How Haslam is proposing the money be spent:
* $120 million to fund the state's commitment to a new $160 million Tennessee State Museum, $40 million of which will be raised through private funds
* $50 million for economic development projects bringing more high-quality jobs to Tennessee
* $40 million to complete renovations of the Cordell Hull building
* $36.5 million for the Rainy Day Fund in addition to the $36.5 million proposed in the original budget bringing the total reserve to 4.5 percent of state revenues
* $12 million for maintenance and improvements to higher education facilities across the state
* $5 million to fund new equipment in our Tennessee Colleges of Applied Technology to meet job training demands across the state
* $1.9 million for the Department of Mental Health and Substance Abuse Services to fund adolescent residential alcohol and drug treatment grants
NASHVILLE -- Tennessee schools would get an additional $30 million to increase state funding of health insurance for teachers under the governor's just-unveiled amendment to his proposed Fiscal Year 2015-2016 budget.
Finance Commissioner Larry Martin told Senate Finance Committee members the money comes from $30 million more than anticipated in recurring state revenues.
The additional money for public K-12 education comes after school boards in Hamilton County and six nearby counties voted this month to sue the state over what they contend is inadequate funding for the state's Basic Education Program funding formula.
State government's share of health insurance funding is part of the criticisms lodged by the systems with board members saying Tennessee funds only 10 months of coverage while locals bear the entire load for the remaining two months.
In response to questions from Sen. Joey Hensley, R-Hohenwald, Martin said the additional $30 million would cover an eleventh month. The state pays 45 percent of the insurance costs.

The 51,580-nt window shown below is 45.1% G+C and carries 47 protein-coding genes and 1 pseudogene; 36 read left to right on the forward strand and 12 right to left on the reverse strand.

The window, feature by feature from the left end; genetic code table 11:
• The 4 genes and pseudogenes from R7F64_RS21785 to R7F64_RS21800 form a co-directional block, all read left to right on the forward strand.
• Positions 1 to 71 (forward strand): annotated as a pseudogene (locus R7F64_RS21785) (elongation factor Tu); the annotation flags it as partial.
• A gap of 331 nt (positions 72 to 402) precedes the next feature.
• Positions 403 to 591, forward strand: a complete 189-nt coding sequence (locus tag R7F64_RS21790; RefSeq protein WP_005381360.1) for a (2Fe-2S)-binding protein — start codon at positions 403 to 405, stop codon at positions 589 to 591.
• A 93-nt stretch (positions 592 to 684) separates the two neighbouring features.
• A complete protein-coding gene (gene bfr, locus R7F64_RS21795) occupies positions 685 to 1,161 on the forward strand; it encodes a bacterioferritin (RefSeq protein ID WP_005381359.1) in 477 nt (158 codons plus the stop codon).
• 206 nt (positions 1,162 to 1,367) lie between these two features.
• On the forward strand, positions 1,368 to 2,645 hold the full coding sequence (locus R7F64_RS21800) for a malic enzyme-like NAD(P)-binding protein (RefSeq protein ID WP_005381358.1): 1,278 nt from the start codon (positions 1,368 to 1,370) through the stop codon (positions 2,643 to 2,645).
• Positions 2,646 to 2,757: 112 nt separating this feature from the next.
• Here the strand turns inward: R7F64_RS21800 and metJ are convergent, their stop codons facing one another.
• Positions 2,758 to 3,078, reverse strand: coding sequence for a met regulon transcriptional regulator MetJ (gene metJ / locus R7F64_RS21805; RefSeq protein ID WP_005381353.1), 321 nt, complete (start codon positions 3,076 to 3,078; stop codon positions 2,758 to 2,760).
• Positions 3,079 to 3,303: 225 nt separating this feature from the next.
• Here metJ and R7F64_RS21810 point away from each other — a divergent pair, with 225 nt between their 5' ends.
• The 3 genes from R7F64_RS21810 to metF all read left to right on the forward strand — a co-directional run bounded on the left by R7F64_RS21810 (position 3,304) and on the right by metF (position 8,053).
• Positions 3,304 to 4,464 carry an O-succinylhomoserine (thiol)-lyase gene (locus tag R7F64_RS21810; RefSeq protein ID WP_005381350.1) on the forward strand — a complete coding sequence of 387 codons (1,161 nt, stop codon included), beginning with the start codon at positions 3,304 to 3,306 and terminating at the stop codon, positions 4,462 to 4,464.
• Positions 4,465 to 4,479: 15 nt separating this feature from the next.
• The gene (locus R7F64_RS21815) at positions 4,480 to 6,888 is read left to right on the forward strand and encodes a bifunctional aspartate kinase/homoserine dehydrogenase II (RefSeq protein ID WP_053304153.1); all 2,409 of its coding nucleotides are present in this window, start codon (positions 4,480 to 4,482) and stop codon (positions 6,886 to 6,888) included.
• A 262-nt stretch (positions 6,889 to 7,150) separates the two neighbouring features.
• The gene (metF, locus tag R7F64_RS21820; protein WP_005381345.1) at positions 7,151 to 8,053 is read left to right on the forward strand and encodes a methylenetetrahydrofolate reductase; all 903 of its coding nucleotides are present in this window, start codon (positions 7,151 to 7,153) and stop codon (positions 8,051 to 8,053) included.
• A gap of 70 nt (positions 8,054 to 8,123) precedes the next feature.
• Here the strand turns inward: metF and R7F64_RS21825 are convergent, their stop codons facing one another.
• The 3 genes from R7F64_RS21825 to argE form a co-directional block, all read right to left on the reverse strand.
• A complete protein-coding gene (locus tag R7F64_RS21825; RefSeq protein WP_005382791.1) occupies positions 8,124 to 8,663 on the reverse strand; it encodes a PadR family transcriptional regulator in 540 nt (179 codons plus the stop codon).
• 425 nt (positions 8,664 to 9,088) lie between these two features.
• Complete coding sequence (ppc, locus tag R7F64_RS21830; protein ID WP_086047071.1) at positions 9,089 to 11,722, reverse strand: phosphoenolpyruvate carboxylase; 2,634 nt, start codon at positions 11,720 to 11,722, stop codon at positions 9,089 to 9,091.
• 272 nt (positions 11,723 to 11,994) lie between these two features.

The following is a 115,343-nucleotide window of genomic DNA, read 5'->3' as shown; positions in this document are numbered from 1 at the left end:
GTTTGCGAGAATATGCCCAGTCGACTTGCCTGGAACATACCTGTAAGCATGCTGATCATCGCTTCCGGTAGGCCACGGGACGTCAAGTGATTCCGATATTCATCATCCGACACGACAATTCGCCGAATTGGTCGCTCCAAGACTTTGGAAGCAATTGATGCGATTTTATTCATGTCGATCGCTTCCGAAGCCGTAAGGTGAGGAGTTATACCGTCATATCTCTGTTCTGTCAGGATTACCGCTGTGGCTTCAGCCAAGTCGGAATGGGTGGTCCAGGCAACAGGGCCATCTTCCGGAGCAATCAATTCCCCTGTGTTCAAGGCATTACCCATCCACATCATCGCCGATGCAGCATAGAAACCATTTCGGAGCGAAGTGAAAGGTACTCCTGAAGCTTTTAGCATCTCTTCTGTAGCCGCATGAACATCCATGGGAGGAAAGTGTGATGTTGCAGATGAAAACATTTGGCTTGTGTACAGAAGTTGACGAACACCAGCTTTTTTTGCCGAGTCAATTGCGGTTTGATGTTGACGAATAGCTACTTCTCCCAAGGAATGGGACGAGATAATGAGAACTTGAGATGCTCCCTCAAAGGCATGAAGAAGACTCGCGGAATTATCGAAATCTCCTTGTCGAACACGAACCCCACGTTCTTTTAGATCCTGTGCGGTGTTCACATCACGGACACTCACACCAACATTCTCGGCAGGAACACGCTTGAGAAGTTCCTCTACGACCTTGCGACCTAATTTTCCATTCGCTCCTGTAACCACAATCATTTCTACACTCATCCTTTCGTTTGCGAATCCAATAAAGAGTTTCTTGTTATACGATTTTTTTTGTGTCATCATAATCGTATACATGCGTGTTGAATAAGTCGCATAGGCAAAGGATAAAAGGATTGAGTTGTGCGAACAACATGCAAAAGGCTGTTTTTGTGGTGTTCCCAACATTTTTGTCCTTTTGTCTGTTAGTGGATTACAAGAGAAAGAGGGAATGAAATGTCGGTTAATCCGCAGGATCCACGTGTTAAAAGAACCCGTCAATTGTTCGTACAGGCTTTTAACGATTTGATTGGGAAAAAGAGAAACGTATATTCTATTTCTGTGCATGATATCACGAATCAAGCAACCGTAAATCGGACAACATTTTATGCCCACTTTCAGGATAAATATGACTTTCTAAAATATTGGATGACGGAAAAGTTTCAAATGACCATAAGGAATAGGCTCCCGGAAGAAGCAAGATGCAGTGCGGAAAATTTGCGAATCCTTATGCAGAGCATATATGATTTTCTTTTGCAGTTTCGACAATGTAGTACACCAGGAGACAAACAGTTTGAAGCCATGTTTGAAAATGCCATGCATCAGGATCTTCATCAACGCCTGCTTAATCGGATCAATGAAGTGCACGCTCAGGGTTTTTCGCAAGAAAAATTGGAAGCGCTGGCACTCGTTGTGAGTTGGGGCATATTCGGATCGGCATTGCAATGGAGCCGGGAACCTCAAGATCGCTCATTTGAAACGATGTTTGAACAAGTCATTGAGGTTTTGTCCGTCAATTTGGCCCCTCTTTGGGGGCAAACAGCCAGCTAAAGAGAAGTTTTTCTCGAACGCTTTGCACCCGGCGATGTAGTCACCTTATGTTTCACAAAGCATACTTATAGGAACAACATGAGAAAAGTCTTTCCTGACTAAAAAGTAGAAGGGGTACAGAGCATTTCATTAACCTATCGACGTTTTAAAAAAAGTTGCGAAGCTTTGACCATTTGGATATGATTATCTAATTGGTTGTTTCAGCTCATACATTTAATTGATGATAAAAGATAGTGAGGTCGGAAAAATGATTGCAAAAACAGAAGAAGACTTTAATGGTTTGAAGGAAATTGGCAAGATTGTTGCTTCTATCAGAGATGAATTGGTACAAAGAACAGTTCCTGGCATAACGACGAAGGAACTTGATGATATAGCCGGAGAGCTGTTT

In a statement, Haslam said his budget proposal "continues our administration's ongoing commitment to quality education in Tennessee. All of our additional recurring money is going to fund K-12 education in addition to the $144 million from our original budget proposal. We are also making significant investments in higher education."
The $144 million in his original budget included $100 million for teacher salaries and $44 million for inflationary increases in the Basic Education Program formula.
Officials say the additional $30 million is the result of state franchise and excise tax collections exceeding expectations due to "an unusual one-time event."
That, along with other revenue collections and program savings, has resulted in $300 million more than anticipated in one-time funds.
The proposal also restores full funding to the TennCare Bureau for level two case management services involving mental health. Nearly half of the funding, $5.2 million, is included as recurring dollars while the rest of the funding is designated as non-recurring. The budget amendment is scheduled to be filed next Tuesday, April 7.